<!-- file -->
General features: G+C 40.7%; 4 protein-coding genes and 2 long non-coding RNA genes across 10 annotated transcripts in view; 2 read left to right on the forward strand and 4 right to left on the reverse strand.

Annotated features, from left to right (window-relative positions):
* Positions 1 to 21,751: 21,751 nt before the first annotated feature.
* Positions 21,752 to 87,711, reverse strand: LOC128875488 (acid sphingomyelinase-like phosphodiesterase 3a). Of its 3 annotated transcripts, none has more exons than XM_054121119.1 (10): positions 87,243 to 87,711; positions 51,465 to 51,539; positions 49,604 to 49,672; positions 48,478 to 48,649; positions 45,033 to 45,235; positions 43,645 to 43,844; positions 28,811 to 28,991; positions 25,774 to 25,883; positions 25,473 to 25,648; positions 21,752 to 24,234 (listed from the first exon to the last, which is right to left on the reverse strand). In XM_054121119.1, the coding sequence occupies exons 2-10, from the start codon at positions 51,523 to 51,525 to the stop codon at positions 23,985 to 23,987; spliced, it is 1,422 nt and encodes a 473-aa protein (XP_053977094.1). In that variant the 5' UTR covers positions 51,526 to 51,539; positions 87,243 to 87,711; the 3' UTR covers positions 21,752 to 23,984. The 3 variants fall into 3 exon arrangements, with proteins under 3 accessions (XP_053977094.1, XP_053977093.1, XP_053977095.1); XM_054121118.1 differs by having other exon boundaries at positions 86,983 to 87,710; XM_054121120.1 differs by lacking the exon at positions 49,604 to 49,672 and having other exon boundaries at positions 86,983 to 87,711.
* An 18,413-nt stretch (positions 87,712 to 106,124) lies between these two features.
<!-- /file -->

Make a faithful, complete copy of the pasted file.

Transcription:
General features: G+C 40.7%; 4 protein-coding genes and 2 long non-coding RNA genes across 10 annotated transcripts in view; 2 read left to right on the forward strand and 4 right to left on the reverse strand.

Annotated features, from left to right (window-relative positions):
* Positions 1 to 21,751: 21,751 nt before the first annotated feature.
* Positions 21,752 to 87,711, reverse strand: LOC128875488 (acid sphingomyelinase-like phosphodiesterase 3a). Of its 3 annotated transcripts, none has more exons than XM_054121119.1 (10): positions 87,243 to 87,711; positions 51,465 to 51,539; positions 49,604 to 49,672; positions 48,478 to 48,649; positions 45,033 to 45,235; positions 43,645 to 43,844; positions 28,811 to 28,991; positions 25,774 to 25,883; positions 25,473 to 25,648; positions 21,752 to 24,234 (listed from the first exon to the last, which is right to left on the reverse strand). In XM_054121119.1, the coding sequence occupies exons 2-10, from the start codon at positions 51,523 to 51,525 to the stop codon at positions 23,985 to 23,987; spliced, it is 1,422 nt and encodes a 473-aa protein (XP_053977094.1). In that variant the 5' UTR covers positions 51,526 to 51,539; positions 87,243 to 87,711; the 3' UTR covers positions 21,752 to 23,984. The 3 variants fall into 3 exon arrangements, with proteins under 3 accessions (XP_053977094.1, XP_053977093.1, XP_053977095.1); XM_054121118.1 differs by having other exon boundaries at positions 86,983 to 87,710; XM_054121120.1 differs by lacking the exon at positions 49,604 to 49,672 and having other exon boundaries at positions 86,983 to 87,711.
* An 18,413-nt stretch (positions 87,712 to 106,124) lies between these two features.